But its a lot of work. And it is time consuming.

Not only that, there is the forthcoming Kniteforce Radio. And in about 3 months Cindy and I are expecting another baby (whoop!) so I have limited time and what time I have needs to be managed well.

All of this has meant KFA has been…not neglected as such but…not at the front of my mind. I refuse to make the same mistakes as I made with Kniteforce. One of which was to let certain elements slide out of my control because I did not pay those elements enough attention but refused to trust anyone else with them. I have learned my lesson from all those years back – I cannot do it all. And I shouldn’t do it all. And I don’t need to do it all because I am surrounded by awesome people who would love to be doing the things I don’t have the time or skill for. I had already handed the artwork to Annika Jimni Cricket years ago, and Shane is already doing the promo list for KF and KFA. Idealz handles all the shop orders for the UK bandcamp. Delegating work to others is something I never did with Kniteforce, and it led to disaster because I simply could not do it all.

This way is much better.

And that brings me to the other reason: I am no longer the right person to run KFA. I have stopped Djing out since Wilder was born because it became too impractical. With Phoenix on the way, I don’t see me playing out much more in the near, or even mid-term future. Djing live was important because it exposed me to the newest music in the scene. And I needed to hear that to keep KFA running. How can I run an upfront hardcore label when I hear none of the upfront music and am immersed in old skool? I dont think I can. But…let be even more brutally honest here. Kniteforce and Knitebreed have shown me where my skills lie, and its with the old skool. It just is. I like some modern hardcore, but I don’t follow it, I am not immersed in it. And now that Kniteforce and Knitebreed are basically hogging that sound, KFA has to define itself on new terms. It deserves to be able to grow and become its own entity. As a label, it never had a clear direction – it has veered from old skool to modern via everything else over the years since it started. And I dare say it still will do that to some degree.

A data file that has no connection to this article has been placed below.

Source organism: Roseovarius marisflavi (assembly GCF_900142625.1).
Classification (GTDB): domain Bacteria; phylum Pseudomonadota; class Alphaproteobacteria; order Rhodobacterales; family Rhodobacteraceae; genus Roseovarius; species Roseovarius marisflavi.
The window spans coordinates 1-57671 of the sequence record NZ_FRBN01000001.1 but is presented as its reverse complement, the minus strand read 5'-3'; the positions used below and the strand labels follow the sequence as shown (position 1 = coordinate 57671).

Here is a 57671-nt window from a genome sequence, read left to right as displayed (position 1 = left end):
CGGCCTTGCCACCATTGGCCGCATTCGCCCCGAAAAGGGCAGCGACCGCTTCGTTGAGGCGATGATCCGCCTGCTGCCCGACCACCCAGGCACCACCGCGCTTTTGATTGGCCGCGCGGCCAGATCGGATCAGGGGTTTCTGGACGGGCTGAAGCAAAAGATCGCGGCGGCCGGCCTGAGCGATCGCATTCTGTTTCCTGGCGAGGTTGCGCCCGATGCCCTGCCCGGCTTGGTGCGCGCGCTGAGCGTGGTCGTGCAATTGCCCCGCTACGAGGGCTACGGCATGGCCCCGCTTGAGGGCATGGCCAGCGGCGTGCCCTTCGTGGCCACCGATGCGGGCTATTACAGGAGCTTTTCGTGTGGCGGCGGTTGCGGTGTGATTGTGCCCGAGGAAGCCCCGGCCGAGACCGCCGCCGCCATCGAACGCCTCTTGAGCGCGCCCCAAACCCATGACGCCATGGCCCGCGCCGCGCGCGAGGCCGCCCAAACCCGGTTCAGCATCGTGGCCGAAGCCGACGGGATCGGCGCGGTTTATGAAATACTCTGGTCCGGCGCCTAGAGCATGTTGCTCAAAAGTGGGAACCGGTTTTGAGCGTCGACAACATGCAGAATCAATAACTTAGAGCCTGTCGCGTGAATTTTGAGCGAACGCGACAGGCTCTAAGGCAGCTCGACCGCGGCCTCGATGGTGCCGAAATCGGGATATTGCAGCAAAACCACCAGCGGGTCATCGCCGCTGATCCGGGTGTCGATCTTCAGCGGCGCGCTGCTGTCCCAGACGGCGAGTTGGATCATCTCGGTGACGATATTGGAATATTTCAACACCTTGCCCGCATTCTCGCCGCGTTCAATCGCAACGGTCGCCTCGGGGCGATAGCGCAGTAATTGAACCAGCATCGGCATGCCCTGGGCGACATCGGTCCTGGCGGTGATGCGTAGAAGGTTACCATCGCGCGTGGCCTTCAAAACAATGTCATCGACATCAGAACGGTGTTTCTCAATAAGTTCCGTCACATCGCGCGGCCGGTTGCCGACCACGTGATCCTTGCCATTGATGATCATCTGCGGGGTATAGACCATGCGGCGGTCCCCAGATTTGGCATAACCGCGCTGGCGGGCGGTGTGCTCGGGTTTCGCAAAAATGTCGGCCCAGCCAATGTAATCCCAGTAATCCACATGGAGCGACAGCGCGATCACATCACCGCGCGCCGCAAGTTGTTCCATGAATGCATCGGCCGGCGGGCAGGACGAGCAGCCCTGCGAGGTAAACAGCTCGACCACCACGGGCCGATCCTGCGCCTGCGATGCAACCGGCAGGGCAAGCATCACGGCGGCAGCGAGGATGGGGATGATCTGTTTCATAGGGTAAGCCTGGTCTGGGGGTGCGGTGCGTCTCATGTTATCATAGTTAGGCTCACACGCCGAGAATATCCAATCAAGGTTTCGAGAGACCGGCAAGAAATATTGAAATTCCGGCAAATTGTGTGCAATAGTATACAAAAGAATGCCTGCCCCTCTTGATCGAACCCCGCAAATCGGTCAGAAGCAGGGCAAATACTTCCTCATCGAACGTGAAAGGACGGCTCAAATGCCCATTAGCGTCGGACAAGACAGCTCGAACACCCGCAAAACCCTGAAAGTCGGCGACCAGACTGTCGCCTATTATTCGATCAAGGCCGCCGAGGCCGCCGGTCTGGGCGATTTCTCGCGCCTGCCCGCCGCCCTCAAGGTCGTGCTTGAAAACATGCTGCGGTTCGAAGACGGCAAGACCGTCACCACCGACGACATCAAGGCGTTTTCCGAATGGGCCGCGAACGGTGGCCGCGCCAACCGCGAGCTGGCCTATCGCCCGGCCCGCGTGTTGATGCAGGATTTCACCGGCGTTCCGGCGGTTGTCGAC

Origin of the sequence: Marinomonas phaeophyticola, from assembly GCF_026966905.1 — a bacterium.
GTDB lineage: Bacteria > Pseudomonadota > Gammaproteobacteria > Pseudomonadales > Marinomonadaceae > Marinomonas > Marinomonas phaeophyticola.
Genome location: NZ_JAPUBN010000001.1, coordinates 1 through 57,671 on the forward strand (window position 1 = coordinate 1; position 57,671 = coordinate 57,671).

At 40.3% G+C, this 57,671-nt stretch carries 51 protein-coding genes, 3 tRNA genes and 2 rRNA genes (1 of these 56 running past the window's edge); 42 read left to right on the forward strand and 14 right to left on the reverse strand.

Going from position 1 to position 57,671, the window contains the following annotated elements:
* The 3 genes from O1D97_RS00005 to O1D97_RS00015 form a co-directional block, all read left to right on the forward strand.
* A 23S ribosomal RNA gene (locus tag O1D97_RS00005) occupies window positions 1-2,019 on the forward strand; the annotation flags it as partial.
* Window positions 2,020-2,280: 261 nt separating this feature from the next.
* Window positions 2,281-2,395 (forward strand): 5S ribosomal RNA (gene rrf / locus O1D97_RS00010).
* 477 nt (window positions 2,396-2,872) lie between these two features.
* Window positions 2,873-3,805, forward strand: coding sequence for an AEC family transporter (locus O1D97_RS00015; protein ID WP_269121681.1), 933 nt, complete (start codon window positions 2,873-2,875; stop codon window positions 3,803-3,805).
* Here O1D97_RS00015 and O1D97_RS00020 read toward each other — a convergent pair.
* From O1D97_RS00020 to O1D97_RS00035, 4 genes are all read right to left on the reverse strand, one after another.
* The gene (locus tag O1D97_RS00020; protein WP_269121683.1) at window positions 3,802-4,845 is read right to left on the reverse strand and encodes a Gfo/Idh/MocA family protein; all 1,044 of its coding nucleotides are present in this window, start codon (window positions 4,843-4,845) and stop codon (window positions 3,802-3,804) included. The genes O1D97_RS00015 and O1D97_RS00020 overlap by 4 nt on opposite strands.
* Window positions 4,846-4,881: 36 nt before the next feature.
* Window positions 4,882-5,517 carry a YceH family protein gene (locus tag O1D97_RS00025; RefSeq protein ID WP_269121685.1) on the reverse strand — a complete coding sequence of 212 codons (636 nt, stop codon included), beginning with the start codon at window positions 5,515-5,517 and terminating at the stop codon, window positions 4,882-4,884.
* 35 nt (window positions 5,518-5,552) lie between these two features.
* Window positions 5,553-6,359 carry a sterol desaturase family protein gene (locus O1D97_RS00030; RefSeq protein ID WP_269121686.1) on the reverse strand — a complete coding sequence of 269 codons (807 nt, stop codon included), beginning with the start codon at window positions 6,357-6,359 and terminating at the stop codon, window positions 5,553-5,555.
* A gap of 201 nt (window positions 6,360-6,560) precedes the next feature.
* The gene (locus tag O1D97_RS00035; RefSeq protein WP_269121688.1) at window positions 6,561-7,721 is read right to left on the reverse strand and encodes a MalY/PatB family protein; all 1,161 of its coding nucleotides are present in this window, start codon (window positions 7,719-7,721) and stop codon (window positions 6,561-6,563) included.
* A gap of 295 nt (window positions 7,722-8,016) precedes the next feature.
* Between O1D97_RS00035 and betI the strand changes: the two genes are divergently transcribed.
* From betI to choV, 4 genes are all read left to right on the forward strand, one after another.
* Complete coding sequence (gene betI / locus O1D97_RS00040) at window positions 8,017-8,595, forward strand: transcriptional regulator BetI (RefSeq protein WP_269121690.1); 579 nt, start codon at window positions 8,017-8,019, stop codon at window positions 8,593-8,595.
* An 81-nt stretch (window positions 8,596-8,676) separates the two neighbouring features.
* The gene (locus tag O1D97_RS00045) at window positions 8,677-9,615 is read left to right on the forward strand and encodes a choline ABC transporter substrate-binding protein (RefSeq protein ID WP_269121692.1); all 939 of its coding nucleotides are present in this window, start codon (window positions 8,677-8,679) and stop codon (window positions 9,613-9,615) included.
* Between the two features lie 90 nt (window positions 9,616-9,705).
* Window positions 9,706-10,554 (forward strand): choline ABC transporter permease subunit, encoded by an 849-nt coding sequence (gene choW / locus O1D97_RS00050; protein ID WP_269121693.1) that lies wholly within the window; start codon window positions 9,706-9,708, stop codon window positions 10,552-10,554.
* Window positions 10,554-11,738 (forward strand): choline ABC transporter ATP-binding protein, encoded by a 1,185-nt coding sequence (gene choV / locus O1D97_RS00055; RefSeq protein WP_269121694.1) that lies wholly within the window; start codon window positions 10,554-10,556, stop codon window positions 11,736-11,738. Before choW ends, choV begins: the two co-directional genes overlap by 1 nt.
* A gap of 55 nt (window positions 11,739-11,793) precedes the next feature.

However, I honestly feel Shane will do a better job than I can in taking it forward from here. He loves modern hardcore and knows it in a way I do not. He has the skills and the time and the knowledge and the vision to move the label onward and upward. I have absolute confidence in him. Other than the fact we are friends and I have gotten to know and respect him over the years, he also has the will to challenge me where needed, which is important because I can be wrong quite often lol. So I feel this is exactly the right thing to do.

So give him a big internet round of applause and wish him luck, and if you have music you want released on KFA, from now on, he is the man to speak to 🙂

You can contact him via Facebook on the new KFA Facebook Page page which he set up (please click the link like the page)

Or you can email him on his Kniteforce email address

or via his old email or his own FB page.

PS, and finally, after it being a joke for so long, things really will be Shanes fault from now on. Thats the third main reason, actually lol.

Meanwhile, Shane wanted to say some things, so….


Hello friends! For those of you don’t know me, my name is Shane, or Saiyan if you prefer. I’m from Toronto, and have been a purveyor of hardcore and hardcore accessories for more than half my life.

Before I get into what I aim to do with the label, I’d just like to express my gratitude to Chris for giving me this amazing, mildly horrifying oppourtunity. And then take it because because he stole my “everything really is my fault now” joke, robbing me of my witty opening line. Dick.

But in all seriousness, I am immensely grateful for the oppourtunity to do this, and humbled that Chris felt that I was the right person for the job. I hope I don’t let him down, because he knows Kung Fu, and I like my organs in their current configuration.

I started writing this blurb with the intention of giving a brief rundown of my goals, ideas, and plans for the label. As it turns out, I had quite a lot to say. Brevity has never been my strong suit. Suffice to say, I’ve been doing a lot of plottin’ and schemin’ behind the scenes since taking the job, and I have a lot of exciting new ideas that I hope you’ll be as excited about as I am. I’ve gone into excessively long-winded detail in a Facebook post on the new KFA page that Chris linked to above, so come give us a like, yeah?